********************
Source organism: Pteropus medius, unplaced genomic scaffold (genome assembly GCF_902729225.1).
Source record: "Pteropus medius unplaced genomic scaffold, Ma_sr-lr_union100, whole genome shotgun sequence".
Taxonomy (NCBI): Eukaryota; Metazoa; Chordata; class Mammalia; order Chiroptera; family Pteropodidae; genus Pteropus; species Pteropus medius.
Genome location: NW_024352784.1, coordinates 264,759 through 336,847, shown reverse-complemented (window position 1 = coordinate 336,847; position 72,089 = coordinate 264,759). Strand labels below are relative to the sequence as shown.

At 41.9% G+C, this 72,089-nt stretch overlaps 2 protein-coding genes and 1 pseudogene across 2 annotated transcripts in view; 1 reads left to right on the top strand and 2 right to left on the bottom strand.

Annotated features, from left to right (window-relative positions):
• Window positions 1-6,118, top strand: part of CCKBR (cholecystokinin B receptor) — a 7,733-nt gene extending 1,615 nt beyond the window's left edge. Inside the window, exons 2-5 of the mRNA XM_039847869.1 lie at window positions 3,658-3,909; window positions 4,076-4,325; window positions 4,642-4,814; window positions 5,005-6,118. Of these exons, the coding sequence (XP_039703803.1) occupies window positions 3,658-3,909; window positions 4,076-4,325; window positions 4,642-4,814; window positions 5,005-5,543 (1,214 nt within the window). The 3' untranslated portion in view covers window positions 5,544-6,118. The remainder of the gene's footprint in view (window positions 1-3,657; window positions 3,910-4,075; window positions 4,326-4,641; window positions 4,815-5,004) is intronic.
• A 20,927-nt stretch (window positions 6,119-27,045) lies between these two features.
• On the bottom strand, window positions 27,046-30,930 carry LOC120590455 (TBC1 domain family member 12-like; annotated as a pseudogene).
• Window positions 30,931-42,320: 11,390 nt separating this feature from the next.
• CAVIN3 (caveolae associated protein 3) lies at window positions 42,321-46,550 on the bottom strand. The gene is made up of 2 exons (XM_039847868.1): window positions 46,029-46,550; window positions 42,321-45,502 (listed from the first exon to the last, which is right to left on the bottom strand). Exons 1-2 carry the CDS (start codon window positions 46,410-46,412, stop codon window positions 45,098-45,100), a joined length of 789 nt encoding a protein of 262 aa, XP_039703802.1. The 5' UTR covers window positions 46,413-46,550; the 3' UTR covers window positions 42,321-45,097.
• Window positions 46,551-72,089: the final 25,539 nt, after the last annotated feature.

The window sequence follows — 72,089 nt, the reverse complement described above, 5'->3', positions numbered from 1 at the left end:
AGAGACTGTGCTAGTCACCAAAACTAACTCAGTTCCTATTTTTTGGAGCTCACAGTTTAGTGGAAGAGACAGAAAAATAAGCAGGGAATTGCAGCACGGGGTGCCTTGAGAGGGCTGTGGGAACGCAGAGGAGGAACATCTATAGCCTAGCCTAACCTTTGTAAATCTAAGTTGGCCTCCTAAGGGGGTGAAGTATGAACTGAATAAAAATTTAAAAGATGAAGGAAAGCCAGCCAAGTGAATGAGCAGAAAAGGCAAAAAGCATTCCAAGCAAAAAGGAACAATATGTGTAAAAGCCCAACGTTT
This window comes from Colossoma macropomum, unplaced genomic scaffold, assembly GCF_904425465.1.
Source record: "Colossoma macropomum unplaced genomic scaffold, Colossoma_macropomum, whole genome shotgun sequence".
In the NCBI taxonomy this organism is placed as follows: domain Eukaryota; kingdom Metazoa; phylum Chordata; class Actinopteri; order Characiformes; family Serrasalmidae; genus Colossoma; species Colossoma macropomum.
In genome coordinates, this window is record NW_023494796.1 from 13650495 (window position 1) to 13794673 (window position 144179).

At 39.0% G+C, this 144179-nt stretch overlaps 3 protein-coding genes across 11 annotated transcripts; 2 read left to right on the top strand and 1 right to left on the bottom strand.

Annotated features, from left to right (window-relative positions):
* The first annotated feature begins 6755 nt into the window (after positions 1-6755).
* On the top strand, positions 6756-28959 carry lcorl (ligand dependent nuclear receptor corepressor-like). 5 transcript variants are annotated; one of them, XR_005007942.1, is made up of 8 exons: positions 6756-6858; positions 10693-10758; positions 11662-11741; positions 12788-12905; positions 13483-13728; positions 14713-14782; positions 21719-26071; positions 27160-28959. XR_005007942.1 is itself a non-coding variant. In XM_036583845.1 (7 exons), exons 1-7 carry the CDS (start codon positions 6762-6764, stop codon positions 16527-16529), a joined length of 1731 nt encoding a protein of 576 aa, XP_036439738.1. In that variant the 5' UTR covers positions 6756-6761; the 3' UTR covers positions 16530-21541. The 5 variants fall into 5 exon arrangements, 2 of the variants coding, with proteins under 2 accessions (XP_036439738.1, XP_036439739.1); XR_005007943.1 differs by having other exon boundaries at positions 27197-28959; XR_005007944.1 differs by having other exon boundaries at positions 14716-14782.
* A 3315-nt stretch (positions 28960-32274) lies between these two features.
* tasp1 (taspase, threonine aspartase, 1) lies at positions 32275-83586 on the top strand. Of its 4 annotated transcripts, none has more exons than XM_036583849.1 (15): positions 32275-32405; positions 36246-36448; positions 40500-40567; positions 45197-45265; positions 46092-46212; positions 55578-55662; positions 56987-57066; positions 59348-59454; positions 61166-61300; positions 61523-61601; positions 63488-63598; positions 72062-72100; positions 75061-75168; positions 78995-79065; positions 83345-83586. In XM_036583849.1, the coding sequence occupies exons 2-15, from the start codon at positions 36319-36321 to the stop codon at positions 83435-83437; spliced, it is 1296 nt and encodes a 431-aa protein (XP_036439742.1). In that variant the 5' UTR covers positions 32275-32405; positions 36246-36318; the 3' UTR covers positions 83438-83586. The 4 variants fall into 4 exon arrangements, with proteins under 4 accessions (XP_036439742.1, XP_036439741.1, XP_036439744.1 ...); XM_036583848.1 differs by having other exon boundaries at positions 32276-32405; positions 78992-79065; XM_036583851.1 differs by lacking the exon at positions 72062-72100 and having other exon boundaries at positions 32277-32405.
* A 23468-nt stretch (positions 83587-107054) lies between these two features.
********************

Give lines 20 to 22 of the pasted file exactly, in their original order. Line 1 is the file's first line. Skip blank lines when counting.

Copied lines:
Annotated features, from left to right (window-relative positions):
* The first annotated feature begins 6755 nt into the window (after positions 1-6755).
* On the top strand, positions 6756-28959 carry lcorl (ligand dependent nuclear receptor corepressor-like). 5 transcript variants are annotated; one of them, XR_005007942.1, is made up of 8 exons: positions 6756-6858; positions 10693-10758; positions 11662-11741; positions 12788-12905; positions 13483-13728; positions 14713-14782; positions 21719-26071; positions 27160-28959. XR_005007942.1 is itself a non-coding variant. In XM_036583845.1 (7 exons), exons 1-7 carry the CDS (start codon positions 6762-6764, stop codon positions 16527-16529), a joined length of 1731 nt encoding a protein of 576 aa, XP_036439738.1. In that variant the 5' UTR covers positions 6756-6761; the 3' UTR covers positions 16530-21541. The 5 variants fall into 5 exon arrangements, 2 of the variants coding, with proteins under 2 accessions (XP_036439738.1, XP_036439739.1); XR_005007943.1 differs by having other exon boundaries at positions 27197-28959; XR_005007944.1 differs by having other exon boundaries at positions 14716-14782.